AEGEAN LECTURES | 2014
Neolithic Alepotrypa Cave and the surrounding area: Past and present research
Alepotrypa Cave, located in Diros, Lakonia, is a massive karstic formation of several chambers ending at a deep freshwater lake. It was used for more than 3000 years as a residential area, a storage space, a burial site, and a locus of ritual activity. This is suggested by a rich archaeological record that includes a variety of features, such as hearths, clay ovens, clay floors, and primary and secondary burials. Also, large quantities of food refuse, such as domesticated and wild animal remains, fish bones, marine shells, and botanical material have been found as well as a diverse inventory of artifacts comprised of large storage vessels, a massive concentration of deliberately broken decorated pots, chipped and ground stone tools, bone tools, weaving equipment, figurines, copper artifacts, and shell, bone, and stone ornaments.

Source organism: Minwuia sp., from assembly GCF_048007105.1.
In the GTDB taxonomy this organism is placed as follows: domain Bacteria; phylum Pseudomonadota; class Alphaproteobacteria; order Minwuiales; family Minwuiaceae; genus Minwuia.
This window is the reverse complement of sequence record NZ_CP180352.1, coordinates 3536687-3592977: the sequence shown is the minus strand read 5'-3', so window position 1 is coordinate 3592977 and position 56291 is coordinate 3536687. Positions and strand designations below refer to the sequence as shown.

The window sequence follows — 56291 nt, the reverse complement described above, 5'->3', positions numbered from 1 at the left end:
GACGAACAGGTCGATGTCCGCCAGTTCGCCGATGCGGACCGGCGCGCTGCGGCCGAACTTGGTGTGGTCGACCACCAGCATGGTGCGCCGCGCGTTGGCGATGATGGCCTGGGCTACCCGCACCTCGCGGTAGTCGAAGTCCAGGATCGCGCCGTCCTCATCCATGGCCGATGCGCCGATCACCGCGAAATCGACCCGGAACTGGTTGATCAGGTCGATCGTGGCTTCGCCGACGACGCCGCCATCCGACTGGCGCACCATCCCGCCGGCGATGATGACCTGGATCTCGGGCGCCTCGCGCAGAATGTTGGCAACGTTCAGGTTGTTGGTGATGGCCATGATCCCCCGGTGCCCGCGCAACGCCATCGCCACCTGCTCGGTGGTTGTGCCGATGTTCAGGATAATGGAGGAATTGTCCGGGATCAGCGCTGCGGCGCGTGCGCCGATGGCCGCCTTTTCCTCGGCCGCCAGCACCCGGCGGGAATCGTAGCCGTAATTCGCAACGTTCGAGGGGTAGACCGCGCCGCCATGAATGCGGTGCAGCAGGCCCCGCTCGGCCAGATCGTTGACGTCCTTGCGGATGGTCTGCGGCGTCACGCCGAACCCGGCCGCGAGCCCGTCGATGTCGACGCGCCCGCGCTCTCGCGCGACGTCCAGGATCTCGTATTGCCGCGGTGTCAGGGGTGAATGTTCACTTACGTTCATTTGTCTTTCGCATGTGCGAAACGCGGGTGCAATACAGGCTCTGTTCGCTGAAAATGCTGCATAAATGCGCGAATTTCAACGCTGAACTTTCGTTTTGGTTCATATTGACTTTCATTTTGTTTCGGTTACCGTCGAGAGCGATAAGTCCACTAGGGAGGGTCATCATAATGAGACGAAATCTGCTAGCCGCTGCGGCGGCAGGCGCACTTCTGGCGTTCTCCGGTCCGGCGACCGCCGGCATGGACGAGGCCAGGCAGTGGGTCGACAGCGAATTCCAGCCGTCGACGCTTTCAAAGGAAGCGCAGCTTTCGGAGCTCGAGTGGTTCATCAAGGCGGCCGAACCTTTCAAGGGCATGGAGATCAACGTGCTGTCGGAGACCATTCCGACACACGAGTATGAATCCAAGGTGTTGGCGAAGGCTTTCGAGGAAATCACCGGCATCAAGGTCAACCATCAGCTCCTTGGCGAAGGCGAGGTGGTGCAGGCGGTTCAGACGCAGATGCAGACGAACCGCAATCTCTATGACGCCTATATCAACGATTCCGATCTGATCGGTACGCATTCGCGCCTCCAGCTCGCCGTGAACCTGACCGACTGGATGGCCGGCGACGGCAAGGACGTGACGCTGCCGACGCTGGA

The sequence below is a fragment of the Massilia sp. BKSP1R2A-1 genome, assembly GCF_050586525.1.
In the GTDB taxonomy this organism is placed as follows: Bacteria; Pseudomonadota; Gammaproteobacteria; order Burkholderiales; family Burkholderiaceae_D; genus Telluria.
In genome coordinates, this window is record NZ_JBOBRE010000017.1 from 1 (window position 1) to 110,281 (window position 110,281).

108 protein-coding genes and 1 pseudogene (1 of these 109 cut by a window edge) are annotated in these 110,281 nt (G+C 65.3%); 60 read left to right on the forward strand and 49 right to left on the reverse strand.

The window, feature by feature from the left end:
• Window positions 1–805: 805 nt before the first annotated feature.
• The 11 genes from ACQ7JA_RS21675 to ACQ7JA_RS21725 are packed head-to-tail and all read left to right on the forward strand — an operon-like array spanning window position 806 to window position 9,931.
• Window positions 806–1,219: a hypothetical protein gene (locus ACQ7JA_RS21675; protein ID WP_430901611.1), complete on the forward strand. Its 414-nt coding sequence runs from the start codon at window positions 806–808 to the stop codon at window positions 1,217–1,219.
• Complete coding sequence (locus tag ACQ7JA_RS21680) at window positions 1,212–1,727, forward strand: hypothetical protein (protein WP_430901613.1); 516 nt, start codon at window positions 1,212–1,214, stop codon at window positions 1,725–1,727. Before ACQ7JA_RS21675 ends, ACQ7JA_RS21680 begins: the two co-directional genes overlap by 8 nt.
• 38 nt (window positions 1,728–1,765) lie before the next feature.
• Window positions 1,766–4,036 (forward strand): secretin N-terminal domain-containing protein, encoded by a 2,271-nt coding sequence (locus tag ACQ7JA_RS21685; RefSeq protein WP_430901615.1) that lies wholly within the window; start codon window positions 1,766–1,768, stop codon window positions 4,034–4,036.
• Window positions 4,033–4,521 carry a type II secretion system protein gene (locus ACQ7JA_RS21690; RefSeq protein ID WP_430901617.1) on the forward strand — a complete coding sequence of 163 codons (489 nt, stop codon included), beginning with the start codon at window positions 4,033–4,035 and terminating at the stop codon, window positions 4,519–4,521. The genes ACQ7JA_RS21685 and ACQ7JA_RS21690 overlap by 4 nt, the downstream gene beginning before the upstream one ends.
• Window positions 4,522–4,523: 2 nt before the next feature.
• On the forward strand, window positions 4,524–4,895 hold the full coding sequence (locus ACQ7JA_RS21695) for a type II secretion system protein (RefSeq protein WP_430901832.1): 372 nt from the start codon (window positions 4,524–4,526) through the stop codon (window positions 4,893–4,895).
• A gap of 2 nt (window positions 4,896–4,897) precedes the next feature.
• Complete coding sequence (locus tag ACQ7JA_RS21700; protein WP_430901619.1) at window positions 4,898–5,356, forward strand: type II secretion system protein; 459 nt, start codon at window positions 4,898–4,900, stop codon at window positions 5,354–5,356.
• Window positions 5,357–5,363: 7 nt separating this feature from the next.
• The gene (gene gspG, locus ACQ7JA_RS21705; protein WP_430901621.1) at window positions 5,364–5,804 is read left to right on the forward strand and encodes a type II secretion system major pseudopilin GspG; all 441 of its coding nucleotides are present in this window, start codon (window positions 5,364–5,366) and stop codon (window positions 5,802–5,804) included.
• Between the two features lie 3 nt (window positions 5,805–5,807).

Recent survey in conjunction with geophysical analyses at the Diros Bay area has also located the adjacent open-air settlement. New evidence from radiocarbon dating of human burials and charcoal, both inside and outside the cave, place it with confidence in the Middle to Final Neolithic. Additional microstratigraphic analysis confirms multiple successive habitation layers inside the cave as well as hiatuses of occupation. Furthermore, a series of more specialized analyses are applied to the Alepotrypa Cave material such as carbon, nitrogen, strontium, and sulfur isotopes, phytolithic, biodistance, archaeobotanical, petrographic, and XRF of obsidian, in order to maximize the extracted information. Finally, the large quantities of artifacts that have been found since the 1970’s are now plotted and spatially situated on a detailed map using GIS to systematically correlate the material culture and refine the context of Alepotrypa Cave and incorporate this marginal site within the contemporary Neolithic cosmos.